Finals week is a time for most Law School students to hunker down in the library or lock themselves in their rooms with stack of books and class notes, anxiously trying to recall the details of a case study or legal code. For Jonathan Winter, finals week was a time to clear his mind, travel, and compete. That’s because throughout his time at the School of Law, Winter also was a competitive rower, representing the U.S. at events across the globe.
Winter first got a taste for rowing as a senior at Choate Rosemary Hall in Wallingford. During his undergraduate years at Lehigh University, Winter honed his skills, even buying his own boat – called a scull – so that he could practice in the morning with his college team and practice alone in the evenings. When he completed his engineering degree in 2006, Winter knew he wanted to do two things with his life: earn a spot on the USRowing national team and get his law degree so he could practice patent law.
His first years after graduating from Lehigh were dedicated to rowing. He participated in the national circuit and was dubbed an up-and-coming rower until a torn retina took him off the water in 2008. That same fall he started classes at the UConn Law School, commuting an hour each way from Milford so he could continue his athletic training.
By May 2009, Winter’s eye injury had healed, he was a member of the U.S. national team and was on the verge of being selected to compete at World Cup races in Europe. There was only one problem – The National Selection Regatta, the competition that determines who gets to compete – overlapped with his Constitutional Law final. “I got a deviation, so I took one exam on a Thursday, drove down to the race on Friday, took part in the competition on Saturday and Sunday, then drove back and took the Con Law exam on Monday,” he says. He went on to repeat that hectic scramble each May.
Winter says the key to being both successful on the water and in the classroom was time management. “I learned to be self-sufficient in my studying. I made sure that I would learn the material as we were going through class and that I really understood it, so that when I was studying I didn’t have to learn anything. It was more like reminding myself,” he says. “It’s a lot like sports. I can’t just start training five days before the race and expect to do well. So I took the same approach to studying – just do a little bit every day.”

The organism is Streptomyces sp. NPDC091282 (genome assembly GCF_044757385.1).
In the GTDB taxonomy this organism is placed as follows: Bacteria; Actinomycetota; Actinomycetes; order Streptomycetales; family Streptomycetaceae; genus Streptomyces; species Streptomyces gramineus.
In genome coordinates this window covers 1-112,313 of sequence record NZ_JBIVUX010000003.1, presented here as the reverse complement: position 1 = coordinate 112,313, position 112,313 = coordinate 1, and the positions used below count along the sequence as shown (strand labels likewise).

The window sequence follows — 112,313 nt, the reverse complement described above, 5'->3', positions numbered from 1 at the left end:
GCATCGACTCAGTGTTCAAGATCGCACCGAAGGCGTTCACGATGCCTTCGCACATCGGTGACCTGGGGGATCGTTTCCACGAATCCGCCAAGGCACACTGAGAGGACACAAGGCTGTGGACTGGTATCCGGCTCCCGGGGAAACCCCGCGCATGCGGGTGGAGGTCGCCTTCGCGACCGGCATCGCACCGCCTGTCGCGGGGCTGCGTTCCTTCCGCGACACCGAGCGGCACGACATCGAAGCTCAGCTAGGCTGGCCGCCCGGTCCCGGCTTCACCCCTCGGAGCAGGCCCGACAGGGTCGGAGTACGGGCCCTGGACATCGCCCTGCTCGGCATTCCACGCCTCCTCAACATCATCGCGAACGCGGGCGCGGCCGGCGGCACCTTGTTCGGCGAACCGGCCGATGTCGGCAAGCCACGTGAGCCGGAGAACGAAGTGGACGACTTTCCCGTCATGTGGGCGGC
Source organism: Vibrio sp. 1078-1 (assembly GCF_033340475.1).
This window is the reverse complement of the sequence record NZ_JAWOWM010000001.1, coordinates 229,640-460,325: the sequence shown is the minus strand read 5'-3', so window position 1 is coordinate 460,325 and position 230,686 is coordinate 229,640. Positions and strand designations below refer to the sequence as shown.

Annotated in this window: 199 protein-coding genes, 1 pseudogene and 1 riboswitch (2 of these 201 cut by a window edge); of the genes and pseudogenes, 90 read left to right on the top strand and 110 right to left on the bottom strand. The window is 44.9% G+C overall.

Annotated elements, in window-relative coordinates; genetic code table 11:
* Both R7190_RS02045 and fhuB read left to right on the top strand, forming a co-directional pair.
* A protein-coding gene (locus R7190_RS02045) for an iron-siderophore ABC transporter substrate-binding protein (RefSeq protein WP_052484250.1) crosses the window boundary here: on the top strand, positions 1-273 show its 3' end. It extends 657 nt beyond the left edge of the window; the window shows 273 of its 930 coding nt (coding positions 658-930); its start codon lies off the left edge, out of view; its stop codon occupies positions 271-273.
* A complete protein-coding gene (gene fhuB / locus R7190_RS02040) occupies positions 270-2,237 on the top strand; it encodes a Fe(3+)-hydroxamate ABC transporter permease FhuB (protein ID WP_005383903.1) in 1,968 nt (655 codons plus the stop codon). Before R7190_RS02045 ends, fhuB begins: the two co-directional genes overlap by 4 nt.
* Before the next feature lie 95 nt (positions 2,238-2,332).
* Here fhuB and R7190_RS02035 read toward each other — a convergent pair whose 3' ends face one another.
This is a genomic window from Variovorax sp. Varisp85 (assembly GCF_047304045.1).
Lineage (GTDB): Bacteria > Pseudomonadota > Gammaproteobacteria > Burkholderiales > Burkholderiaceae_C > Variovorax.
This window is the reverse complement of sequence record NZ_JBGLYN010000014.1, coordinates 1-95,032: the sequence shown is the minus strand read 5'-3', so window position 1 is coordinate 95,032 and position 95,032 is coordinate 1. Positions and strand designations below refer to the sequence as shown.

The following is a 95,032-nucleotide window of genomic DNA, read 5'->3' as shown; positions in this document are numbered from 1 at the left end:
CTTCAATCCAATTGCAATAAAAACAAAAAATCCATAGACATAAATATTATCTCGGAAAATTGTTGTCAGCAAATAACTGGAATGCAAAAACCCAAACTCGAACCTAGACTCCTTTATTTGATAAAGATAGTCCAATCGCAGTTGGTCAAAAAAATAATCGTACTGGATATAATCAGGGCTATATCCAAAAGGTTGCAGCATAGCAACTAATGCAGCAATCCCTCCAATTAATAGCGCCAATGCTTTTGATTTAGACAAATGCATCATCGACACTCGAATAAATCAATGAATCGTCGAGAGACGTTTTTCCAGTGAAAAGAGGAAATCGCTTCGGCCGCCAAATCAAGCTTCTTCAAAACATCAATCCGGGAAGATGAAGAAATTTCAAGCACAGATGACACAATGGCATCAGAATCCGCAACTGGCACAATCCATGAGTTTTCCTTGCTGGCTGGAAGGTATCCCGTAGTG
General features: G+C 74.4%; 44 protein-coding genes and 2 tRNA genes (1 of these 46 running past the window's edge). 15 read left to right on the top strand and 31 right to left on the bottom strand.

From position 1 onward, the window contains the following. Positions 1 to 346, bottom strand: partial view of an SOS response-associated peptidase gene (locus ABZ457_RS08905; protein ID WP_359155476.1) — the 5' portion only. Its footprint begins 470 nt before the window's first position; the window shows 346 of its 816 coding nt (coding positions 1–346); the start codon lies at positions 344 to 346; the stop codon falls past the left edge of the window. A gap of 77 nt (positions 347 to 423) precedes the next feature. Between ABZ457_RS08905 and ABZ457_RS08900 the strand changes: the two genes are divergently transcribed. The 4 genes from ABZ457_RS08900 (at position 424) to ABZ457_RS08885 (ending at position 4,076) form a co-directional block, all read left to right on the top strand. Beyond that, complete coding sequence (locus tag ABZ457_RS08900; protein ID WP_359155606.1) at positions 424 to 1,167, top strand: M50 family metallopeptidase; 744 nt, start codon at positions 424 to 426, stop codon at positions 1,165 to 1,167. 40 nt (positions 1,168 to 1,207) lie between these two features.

Winter maintained that balance throughout his time in law school, all the while improving his position on the U.S. Rowing team. He even worked to improve the sport by creating a device that makes adjusting the oar lock on a boat easier. Winter says prior to his invention, adjusting the lock was difficult or required special tools. He now holds a patent for the device.
In 2010, Winter took a semester off so he could compete in the World Championships in New Zealand. It was an experience that set his studies back a few months but one he says he would not trade for anything.
“I look in my closet and I must have 15 or 20 rowing uniforms that I wore in international competitions. You can’t buy them like an NBA jersey. It was great. I got to represent the U.S,” he says.
Winter completed his law degree in January this year, and decided to take a break from rowing after he and his teammate failed to qualify for the Olympics. It means that for the first time ever he can focus solely on his legal studies as he prepares for the patent bar exam. He has applied to several law firms, and says he will most likely stay in Connecticut.
Winter says his rowing career taught him something about himself, something he knows will carry him far in his new career as an attorney:
“Rowing has given me the ability to focus on something for hours, weeks, months, and years. That ability to focus is very helpful as a lawyer. Some cases take six years. I know I have the patience to accomplish the work I need to do.”